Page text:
14. Gonçalves A C, Sousa A M O (2017). The fire in the Mediterranean region: a case study of forest fires in Portugal. Mediterranean Identi: 305–335Google Scholar
  15. Heward H, Smith A M S, Roy D P, Tinkham W T, Hoffman C M, Morgan P, Lannom K O (2013). Is burn severity related to fire intensity? Observations from landscape scale remote sensing. Int J Wildland Fire, 22(7): 910–918CrossRefGoogle Scholar
  16. Holden Z A, Smith A M S, Morgan P, Rollins M G, Gessler P E (2005). Evaluation of novel thermally enhanced spectral indices for mapping fire perimeters and comparisons with fire atlas data. Int J Remote Sens, 26(21): 4801–4808CrossRefGoogle Scholar
  17. Jaiswal R K, Mukherjee S, Raju K D, Saxena R (2002). Forest fire risk zone mapping from satellite imagery and GIS. Int J Appl Earth Obs Geoinf, 4(1): 1–10CrossRefGoogle Scholar
  18. Jimenez-Munoz J C, Cristobal J, Sobrino J A, Soria G, Ninyerola M, Pons X, Pons X (2009). Revision of the single-channel algorithm for land surface temperature retrieval from landsat thermal-infrared data. IEEE Geosci Remote Sens Lett, 47(1): 339–349CrossRefGoogle Scholar
  19. Key C H, Benson N C (2005). Landscape assessment (LA) sampling and analysis methods. In: Lutes D C, Keane R E, Caratti J F, Key C H, Benson N C, Sutherland S, Gangi LJ eds. FIREMON: Fire Effects Monitoring and Inventory System. Ogden: USDA Forest Service, Rocky Mountain Research Station, 1–55Google Scholar
  20. Norton J (2008). The use of remote densing indices to determine wildland burn severity in semiarid sagebrush steppe rangelands ssing Landsat ETM + and SPOT 5. Dissertation for Doctoral Degree, Pocatello: Idaho State UniversityGoogle Scholar
  21. Richards J A (2013). Supervised classification techniques. In: Remote Sensing Digital Image Analysis. Berlin: SpringerCrossRefGoogle Scholar
  22. Peterson D L, Liittell J S (2013). Risk assessment for wildfire in the western United States. In: VVose J M, Peterson D L, Patel-Weynand, eds. Effects of Climatic Variability and Change on Forest Ecosystems: A Comprehensive Science Synthesis for the U.S. Forest SectorGoogle Scholar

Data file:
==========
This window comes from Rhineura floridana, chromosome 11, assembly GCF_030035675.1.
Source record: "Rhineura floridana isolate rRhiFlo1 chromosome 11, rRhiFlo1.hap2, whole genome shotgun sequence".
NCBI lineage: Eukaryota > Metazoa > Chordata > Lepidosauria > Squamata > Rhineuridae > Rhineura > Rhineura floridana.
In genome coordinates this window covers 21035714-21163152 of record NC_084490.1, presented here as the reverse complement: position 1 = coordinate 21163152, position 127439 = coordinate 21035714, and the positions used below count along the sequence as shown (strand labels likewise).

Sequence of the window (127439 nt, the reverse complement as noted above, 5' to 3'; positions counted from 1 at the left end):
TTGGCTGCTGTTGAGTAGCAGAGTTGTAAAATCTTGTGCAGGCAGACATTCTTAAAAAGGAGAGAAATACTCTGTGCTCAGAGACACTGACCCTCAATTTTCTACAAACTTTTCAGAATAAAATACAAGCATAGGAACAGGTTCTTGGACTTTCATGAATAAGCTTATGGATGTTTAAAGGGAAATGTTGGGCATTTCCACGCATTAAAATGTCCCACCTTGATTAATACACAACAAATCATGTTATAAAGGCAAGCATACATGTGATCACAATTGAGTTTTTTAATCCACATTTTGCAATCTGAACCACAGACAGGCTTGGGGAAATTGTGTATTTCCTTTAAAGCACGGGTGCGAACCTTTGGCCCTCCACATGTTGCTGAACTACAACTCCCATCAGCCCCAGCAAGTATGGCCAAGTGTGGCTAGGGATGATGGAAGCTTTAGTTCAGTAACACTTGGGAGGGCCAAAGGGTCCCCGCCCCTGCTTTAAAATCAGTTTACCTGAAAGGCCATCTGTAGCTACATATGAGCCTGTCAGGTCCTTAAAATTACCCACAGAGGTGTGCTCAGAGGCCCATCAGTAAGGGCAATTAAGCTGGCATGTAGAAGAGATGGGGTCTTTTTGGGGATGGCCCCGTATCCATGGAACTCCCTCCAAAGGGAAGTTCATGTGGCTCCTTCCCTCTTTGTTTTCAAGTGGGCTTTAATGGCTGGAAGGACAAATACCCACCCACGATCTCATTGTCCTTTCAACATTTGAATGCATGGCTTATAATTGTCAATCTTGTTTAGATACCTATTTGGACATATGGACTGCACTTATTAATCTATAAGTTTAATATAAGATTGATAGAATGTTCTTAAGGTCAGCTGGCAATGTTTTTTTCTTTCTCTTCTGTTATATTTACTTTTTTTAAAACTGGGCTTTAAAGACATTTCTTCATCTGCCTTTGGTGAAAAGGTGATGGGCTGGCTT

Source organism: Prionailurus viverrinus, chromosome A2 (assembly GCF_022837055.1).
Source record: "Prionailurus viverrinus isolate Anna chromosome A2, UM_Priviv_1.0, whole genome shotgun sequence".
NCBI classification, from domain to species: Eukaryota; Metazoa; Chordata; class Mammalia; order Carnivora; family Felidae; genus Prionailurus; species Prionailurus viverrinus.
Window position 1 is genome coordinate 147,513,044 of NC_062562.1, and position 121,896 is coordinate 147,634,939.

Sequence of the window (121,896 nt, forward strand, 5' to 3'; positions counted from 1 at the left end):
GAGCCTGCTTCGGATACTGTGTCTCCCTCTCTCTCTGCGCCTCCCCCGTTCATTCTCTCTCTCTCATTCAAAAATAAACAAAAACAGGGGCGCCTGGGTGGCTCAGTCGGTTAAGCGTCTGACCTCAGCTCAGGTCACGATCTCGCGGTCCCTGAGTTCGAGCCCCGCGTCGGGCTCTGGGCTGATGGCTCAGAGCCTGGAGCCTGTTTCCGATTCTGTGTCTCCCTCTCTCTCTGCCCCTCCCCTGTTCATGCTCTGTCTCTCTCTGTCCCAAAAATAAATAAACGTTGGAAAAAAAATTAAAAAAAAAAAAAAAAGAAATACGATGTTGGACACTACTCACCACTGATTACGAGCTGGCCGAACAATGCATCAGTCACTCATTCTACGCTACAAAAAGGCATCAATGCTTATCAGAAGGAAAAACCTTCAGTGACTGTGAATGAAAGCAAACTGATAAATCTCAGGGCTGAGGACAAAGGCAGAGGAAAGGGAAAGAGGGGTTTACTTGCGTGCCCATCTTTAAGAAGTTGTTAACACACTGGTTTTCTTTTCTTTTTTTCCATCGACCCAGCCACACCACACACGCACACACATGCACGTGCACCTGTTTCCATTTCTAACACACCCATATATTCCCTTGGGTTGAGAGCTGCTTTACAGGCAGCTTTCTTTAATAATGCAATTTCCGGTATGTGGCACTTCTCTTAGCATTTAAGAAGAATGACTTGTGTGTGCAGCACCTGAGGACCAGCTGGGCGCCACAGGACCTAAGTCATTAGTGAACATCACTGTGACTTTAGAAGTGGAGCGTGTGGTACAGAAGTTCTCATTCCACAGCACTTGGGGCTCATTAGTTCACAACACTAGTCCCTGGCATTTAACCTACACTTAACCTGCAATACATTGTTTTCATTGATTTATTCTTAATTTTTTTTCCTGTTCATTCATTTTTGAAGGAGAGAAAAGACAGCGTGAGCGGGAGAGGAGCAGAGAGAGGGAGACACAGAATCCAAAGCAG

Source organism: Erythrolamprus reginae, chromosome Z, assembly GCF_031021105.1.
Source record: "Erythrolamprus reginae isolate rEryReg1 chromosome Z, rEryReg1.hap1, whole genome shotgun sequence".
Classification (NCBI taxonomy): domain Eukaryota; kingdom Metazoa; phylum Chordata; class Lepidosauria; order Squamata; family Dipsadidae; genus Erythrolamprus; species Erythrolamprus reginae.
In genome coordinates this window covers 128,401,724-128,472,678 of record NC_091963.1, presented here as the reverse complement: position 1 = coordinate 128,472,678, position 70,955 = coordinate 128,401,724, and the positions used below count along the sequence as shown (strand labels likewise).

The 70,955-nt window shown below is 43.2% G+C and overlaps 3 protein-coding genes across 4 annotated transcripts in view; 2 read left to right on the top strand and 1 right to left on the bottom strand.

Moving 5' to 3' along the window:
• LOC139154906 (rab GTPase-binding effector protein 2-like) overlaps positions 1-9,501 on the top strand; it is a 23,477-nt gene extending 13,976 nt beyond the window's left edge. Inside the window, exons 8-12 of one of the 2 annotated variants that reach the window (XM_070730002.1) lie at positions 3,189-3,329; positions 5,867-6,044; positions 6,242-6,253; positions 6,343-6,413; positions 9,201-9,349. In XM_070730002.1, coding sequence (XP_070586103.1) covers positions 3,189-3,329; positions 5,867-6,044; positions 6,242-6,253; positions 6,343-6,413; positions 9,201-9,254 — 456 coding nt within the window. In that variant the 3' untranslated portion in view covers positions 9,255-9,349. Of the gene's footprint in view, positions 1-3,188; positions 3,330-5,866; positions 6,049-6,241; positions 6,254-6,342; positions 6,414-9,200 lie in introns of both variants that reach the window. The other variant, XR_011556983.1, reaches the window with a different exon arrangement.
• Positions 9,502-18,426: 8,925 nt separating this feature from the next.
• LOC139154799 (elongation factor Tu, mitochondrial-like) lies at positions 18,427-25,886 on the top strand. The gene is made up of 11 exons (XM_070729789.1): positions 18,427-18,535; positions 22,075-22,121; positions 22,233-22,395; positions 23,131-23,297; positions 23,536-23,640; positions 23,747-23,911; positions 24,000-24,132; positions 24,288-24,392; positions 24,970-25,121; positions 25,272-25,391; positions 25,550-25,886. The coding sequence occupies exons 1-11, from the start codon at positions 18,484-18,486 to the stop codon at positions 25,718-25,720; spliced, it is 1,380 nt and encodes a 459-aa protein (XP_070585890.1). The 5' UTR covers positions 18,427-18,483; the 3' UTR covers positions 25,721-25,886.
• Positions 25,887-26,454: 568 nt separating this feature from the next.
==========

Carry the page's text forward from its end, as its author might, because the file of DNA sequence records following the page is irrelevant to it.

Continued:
23. Platt W J, Orzell S L, Slocum M G (2015). Seasonality of fire weather strongly influences fire regimes in South Florida savanna-grassland landscapes. PLoS One, 10(1): e0116952CrossRefGoogle Scholar
  24. Schepers L, Haest B, Veraverbeke S, Spanhove T, Borre J V, Goossens R (2014). Burned area detection and burn severity assessment of a heathland fire in Belgium using airborne imaging spectroscopy (apex). Remote Sens, 6(3): 1803–1826CrossRefGoogle Scholar
  25. Seidl R, Thom D, Kautz M, Martin-Benito D, Peltoniemi M, Vacchiano G, Wild J, Ascoli D, Petr M, Honkaniemi J, Lexer M J, Trotsiuk V, Mairota P, Svoboda M, Fabrika M, Nagel T A, Reyer C P O (2017). Forest disturbances under climate change. Nat Clim Chang, 7(6): 395–402CrossRefGoogle Scholar
  26. Sivrikaya F, Sağlam B, Akay A E, Bozali N (2014). Evaluation of forest fire risk with GIS. Pol J Environ Stud, 23(1): 187–194Google Scholar
  27. Sonti S H (2015). Application of Geographic Information System (GIS) in forest management. J Geogr Nat Disaster, 5(3): 2167–0587Google Scholar
  28. Sunar F, Özkan Ç (2001). Forest fire analysis with remote sensing data. Int J Remote Sens, 22(12): 2265–2277CrossRefGoogle Scholar
  29. Tucker C J (1979). Red and photographic infrared linear combinations for monitoring vegetation. Remote Sens Environ, 8(2): 127–150CrossRefGoogle Scholar
  30. US Geological Survey (2016). Landsat 8 (L8) Data Users Handbook, 2016Google Scholar
  31. Vadrevu K, Lasko K (2018). Intercomparison of MODIS AQUA and VIIRS I-Band fires and emissions in an agricultural landscape-implications for air pollution research. Remote Sens (Basel), 10(7): 978CrossRefGoogle Scholar
  32. Valero M M, Rios O, Mata C, Pastor E, Plannas E (2018). GIS-based integration of spatial and remote sensing data for wildfire monitoring. In: Earth Resources and Environmental Remote Sensing/GIS Applications IX, Vol. 10790, 107900RGoogle Scholar
  33. Vlassova L, Pérez-Cabello F, Mimbrero M, Llovería R, García-Martín A (2014). Analysis of the relationship between land surface temperature and wildfire severity in a series of landsat images. Remote Sens, 6(7): 6136–6162CrossRefGoogle Scholar
  34. Yu X, Guo X, Wu Z (2014). Land surface temperature retrieval from Landsat 8 TIRS comparison between radiative transfer equation-based method, split window algorithm and single channel method. Remote Sens, 6(10): 9829–9852CrossRefGoogle Scholar

Copyright information

© Higher Education Press and Springer-Verlag GmbH Germany, part of Springer Nature 2019

Authors and Affiliations

  1. 1.Civil Engineering FacultyIstanbul Technical UniversityMaslakTurkey

Personalised recommendations